REBECCA Long-Bailey will pledge to back workers and trade unions in every strike and dispute "no questions asked" if she succeeds in becoming Labour leader.

The Shadow Business Secretary said the party's path back to power after its worst General Election defeat since 1935 was by "rebuilding" the trade union movement.

She told a rally in Sheffield that the next leader must be "as comfortable on the picket line as at the dispatch box" and commit to giving workers a "right to unplug" from emails and calls outside of work hours.

"As leader, I'll put trade unions at the heart of Labour's path to power and back workers in every dispute,” Ms Long-Bailer declared.

Labour would "back workers in every dispute and strike against unfair, exploitative and unjust employers" under her leadership.

And she insisted “standing on the side of workers and trade unions, no questions asked, is going to be crucial in standing up to this reactionary Conservative Government".

Her speech came as Ian Murray, the party’s only Scottish MP, successfully made it onto the final ballot after gaining enough support from local parties.

The Edinburgh MP said: “I’m extremely grateful to ordinary Labour members across England, Scotland and Wales who have backed me for deputy leader. Grassroots members up and down the country have chosen to put change on the ballot paper.”

Ms Long-Bailey explained the Labour Party was the parliamentary wing of the whole Labour and trade union movement and that its path to power was in “rebuilding it".

She said she planned to commission a trade union recruitment plan in the party’s historic heartlands to win back support and to do more to "sweep away" anti-trade union laws.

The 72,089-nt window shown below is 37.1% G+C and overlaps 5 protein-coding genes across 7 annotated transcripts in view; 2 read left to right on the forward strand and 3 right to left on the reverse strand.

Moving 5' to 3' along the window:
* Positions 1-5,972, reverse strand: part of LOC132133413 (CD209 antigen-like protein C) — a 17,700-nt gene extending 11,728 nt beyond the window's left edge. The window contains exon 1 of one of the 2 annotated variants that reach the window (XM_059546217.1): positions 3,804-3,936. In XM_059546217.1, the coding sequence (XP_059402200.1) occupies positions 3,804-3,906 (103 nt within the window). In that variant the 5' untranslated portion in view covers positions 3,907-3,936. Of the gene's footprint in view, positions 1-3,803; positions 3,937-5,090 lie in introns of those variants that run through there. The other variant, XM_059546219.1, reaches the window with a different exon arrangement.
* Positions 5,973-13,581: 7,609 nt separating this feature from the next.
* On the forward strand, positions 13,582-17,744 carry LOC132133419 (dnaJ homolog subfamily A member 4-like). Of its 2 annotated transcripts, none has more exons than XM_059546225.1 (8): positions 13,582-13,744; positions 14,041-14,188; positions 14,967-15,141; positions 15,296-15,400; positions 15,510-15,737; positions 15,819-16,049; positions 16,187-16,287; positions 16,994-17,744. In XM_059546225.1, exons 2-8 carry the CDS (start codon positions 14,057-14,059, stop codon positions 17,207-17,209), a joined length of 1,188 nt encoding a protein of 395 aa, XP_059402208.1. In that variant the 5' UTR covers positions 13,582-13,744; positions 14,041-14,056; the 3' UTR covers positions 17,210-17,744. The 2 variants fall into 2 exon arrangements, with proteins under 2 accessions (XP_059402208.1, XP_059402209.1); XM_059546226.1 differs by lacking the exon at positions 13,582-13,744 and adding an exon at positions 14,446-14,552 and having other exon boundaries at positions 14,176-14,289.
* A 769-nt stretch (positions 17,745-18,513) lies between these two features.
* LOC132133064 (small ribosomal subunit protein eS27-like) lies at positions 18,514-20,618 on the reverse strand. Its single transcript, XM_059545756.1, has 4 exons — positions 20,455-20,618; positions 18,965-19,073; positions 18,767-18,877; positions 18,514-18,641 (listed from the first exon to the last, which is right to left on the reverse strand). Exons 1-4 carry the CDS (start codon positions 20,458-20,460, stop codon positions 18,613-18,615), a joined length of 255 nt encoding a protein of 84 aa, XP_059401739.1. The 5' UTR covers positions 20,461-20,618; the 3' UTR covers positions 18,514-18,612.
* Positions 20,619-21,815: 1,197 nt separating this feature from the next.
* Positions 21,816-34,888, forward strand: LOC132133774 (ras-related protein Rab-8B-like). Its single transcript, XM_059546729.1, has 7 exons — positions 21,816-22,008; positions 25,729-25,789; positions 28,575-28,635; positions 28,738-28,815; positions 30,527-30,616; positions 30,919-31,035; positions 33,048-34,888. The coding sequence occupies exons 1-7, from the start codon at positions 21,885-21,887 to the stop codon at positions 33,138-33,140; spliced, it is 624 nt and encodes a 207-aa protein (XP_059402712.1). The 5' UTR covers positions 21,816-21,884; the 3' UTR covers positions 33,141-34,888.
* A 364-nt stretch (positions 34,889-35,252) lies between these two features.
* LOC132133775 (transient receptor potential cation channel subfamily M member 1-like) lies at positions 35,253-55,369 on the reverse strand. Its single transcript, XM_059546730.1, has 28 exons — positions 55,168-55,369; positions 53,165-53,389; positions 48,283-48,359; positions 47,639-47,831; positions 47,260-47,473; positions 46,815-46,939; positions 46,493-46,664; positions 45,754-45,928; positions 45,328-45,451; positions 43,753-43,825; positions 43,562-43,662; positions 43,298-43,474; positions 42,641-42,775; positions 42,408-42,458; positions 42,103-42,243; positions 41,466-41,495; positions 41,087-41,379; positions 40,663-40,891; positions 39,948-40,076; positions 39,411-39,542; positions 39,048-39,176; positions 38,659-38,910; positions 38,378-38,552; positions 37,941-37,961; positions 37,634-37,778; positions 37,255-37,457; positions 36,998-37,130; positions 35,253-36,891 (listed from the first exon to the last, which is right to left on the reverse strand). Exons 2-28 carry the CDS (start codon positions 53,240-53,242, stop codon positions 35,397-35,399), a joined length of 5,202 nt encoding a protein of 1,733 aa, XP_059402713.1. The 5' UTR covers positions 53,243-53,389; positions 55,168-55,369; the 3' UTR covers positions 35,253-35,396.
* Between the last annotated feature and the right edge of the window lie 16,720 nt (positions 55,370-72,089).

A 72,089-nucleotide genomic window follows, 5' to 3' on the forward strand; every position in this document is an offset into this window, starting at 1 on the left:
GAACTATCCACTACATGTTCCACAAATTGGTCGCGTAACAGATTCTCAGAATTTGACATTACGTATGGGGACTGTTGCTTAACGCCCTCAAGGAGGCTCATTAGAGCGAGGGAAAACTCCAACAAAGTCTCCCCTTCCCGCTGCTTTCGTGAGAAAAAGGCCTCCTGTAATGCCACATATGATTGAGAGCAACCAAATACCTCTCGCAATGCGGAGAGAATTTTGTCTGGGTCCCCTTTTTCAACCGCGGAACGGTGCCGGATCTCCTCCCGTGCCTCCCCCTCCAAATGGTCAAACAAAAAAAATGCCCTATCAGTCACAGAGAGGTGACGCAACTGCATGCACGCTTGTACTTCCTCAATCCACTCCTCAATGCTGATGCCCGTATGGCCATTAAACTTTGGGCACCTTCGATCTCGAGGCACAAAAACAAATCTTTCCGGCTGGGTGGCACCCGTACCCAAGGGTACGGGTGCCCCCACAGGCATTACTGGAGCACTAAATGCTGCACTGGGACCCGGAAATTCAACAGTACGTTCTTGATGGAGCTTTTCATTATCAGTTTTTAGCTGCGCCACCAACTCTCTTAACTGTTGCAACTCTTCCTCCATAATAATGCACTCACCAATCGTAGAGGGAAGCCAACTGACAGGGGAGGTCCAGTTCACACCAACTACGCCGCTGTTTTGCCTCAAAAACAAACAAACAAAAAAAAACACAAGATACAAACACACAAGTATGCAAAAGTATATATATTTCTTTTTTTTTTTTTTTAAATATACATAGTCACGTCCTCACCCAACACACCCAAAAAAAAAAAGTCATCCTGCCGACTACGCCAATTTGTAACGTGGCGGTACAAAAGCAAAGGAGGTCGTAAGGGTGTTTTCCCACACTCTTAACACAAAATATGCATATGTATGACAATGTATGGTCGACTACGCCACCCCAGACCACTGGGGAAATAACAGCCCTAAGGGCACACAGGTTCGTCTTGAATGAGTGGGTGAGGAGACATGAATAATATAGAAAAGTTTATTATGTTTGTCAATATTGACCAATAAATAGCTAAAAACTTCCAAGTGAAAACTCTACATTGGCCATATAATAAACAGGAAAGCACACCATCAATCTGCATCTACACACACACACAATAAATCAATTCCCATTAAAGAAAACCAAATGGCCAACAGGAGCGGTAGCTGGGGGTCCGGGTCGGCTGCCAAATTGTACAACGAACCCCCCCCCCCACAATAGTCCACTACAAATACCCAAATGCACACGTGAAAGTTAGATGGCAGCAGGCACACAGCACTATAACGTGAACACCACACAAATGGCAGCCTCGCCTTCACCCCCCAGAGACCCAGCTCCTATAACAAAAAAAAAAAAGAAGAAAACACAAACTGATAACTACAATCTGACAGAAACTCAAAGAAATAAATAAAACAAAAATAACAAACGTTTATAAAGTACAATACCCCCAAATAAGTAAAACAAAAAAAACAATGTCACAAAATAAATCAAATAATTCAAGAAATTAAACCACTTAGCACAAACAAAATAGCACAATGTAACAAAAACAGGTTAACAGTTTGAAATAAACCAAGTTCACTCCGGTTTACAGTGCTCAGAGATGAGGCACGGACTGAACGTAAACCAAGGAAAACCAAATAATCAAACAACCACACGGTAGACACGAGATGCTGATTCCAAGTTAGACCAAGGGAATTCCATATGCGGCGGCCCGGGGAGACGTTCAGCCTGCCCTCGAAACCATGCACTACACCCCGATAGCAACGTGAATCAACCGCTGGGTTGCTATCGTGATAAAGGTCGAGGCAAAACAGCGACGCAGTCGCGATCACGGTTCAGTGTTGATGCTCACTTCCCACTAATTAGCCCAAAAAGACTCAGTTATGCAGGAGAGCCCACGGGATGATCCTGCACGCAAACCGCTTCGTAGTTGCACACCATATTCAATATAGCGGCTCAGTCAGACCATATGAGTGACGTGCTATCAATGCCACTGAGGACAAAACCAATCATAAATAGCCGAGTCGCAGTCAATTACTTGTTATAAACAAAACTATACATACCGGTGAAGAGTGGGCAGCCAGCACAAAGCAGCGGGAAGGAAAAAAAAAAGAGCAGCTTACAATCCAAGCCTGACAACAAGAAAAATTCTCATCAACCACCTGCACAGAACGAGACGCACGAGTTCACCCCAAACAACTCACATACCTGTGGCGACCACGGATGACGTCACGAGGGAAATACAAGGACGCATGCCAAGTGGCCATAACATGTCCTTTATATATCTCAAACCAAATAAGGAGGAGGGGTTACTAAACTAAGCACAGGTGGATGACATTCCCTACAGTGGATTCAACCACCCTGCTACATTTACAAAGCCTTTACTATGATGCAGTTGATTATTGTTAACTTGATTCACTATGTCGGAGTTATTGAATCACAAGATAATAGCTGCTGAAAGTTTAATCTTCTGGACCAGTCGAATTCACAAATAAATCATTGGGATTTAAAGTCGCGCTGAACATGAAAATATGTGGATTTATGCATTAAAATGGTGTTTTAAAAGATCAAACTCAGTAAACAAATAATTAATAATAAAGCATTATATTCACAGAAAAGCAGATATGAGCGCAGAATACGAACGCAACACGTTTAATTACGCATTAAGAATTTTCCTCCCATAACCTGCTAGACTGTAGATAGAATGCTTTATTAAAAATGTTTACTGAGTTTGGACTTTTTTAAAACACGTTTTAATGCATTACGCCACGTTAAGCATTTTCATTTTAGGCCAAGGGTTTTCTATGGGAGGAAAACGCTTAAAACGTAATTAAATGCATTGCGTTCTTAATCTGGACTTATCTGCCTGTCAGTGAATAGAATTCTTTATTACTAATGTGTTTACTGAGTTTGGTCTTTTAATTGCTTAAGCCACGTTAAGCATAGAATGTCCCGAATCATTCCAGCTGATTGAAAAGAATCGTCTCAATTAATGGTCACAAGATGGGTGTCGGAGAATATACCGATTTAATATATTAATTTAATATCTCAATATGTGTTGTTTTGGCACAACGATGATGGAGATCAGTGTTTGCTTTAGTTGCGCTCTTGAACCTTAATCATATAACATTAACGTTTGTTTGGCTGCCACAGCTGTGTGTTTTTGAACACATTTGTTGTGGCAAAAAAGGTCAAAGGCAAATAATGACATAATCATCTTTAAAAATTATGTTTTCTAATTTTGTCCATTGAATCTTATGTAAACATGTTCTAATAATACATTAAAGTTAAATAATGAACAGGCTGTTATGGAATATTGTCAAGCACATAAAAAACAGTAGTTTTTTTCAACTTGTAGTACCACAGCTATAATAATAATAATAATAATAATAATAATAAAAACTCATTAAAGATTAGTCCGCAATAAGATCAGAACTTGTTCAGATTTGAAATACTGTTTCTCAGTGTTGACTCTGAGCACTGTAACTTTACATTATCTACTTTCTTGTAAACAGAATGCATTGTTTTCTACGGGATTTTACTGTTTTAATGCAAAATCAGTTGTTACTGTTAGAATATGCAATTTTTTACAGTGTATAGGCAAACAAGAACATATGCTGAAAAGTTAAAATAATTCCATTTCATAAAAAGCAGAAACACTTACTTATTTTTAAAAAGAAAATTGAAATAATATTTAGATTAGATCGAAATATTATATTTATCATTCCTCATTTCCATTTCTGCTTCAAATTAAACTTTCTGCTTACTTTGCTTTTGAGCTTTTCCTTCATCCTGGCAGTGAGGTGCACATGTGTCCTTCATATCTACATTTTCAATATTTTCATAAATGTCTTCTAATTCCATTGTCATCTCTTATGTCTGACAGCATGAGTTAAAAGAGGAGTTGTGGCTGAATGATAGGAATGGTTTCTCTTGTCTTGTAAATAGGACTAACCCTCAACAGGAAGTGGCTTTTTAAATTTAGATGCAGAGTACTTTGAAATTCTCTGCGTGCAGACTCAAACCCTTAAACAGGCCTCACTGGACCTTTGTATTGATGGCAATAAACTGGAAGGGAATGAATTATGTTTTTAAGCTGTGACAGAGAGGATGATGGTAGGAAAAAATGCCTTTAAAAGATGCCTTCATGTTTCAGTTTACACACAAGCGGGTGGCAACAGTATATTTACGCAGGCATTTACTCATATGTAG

Although the Salford MP is seen as the current leadership's favoured candidate, it appears she is facing an uphill battle to convince the membership to vote for her.

Polls have regularly been suggesting that Keir Starmer, the Shadow Brexit Secretary, is likely to come out on top in the ballot of members and supporters for the four-candidate race.

An Ipsos Mori study released on Thursday put Ms Long-Bailey in last place when 1,001 voters were asked if she had what it took to be Prime Minister.

She also trailed in last place - with Sir Keir on top, Lisa Nandy second and Emily Thornberry third - when Labour supporters were asked the same question.

One policy she hoped would be popular with the wider public was a proposal for a law to give workers the right not to be contacted outside of normal working hours in order to end the "24/7 work culture".

While her campaign team gave few details, a "right to disconnect" in France obliges organisations with more than 50 workers to define employees' rights to ignore their mobiles.

On Saturday, the party hustings moves to Nottingham, while on Sunday it is in Dudley. The Scottish hustings in Glasgow takes place next Saturday. Mr Corbyn's successor will be announced at a special conference in London on April 4.